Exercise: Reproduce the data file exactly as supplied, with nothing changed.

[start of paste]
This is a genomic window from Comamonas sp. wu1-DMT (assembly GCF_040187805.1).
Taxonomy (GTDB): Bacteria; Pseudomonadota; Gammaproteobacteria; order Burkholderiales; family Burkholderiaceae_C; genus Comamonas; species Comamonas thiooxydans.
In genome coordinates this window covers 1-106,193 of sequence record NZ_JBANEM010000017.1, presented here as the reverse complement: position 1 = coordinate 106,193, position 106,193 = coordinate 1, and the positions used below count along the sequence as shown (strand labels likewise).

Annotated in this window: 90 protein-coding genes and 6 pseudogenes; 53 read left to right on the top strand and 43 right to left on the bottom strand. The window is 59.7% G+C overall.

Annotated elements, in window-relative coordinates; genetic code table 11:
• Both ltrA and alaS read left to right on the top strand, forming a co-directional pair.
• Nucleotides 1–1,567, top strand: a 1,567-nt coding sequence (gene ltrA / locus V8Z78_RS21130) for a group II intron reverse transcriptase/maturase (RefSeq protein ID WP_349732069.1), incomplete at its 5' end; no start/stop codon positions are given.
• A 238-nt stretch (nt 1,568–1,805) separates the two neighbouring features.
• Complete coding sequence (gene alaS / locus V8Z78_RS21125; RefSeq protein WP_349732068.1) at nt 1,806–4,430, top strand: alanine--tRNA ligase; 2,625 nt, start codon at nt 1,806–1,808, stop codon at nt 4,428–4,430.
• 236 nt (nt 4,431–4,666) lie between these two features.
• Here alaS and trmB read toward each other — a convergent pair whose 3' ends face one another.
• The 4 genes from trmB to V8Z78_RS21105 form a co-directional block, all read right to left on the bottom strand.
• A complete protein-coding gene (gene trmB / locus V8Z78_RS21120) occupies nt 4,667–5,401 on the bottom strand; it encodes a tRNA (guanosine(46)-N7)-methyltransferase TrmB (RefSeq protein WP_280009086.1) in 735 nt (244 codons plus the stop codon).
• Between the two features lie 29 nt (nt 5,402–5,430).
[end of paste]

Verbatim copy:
This is a genomic window from Comamonas sp. wu1-DMT (assembly GCF_040187805.1).
Taxonomy (GTDB): Bacteria; Pseudomonadota; Gammaproteobacteria; order Burkholderiales; family Burkholderiaceae_C; genus Comamonas; species Comamonas thiooxydans.
In genome coordinates this window covers 1-106,193 of sequence record NZ_JBANEM010000017.1, presented here as the reverse complement: position 1 = coordinate 106,193, position 106,193 = coordinate 1, and the positions used below count along the sequence as shown (strand labels likewise).

Annotated in this window: 90 protein-coding genes and 6 pseudogenes; 53 read left to right on the top strand and 43 right to left on the bottom strand. The window is 59.7% G+C overall.

Annotated elements, in window-relative coordinates; genetic code table 11:
• Both ltrA and alaS read left to right on the top strand, forming a co-directional pair.
• Nucleotides 1–1,567, top strand: a 1,567-nt coding sequence (gene ltrA / locus V8Z78_RS21130) for a group II intron reverse transcriptase/maturase (RefSeq protein ID WP_349732069.1), incomplete at its 5' end; no start/stop codon positions are given.
• A 238-nt stretch (nt 1,568–1,805) separates the two neighbouring features.
• Complete coding sequence (gene alaS / locus V8Z78_RS21125; RefSeq protein WP_349732068.1) at nt 1,806–4,430, top strand: alanine--tRNA ligase; 2,625 nt, start codon at nt 1,806–1,808, stop codon at nt 4,428–4,430.
• 236 nt (nt 4,431–4,666) lie between these two features.
• Here alaS and trmB read toward each other — a convergent pair whose 3' ends face one another.
• The 4 genes from trmB to V8Z78_RS21105 form a co-directional block, all read right to left on the bottom strand.
• A complete protein-coding gene (gene trmB / locus V8Z78_RS21120) occupies nt 4,667–5,401 on the bottom strand; it encodes a tRNA (guanosine(46)-N7)-methyltransferase TrmB (RefSeq protein WP_280009086.1) in 735 nt (244 codons plus the stop codon).
• Between the two features lie 29 nt (nt 5,402–5,430).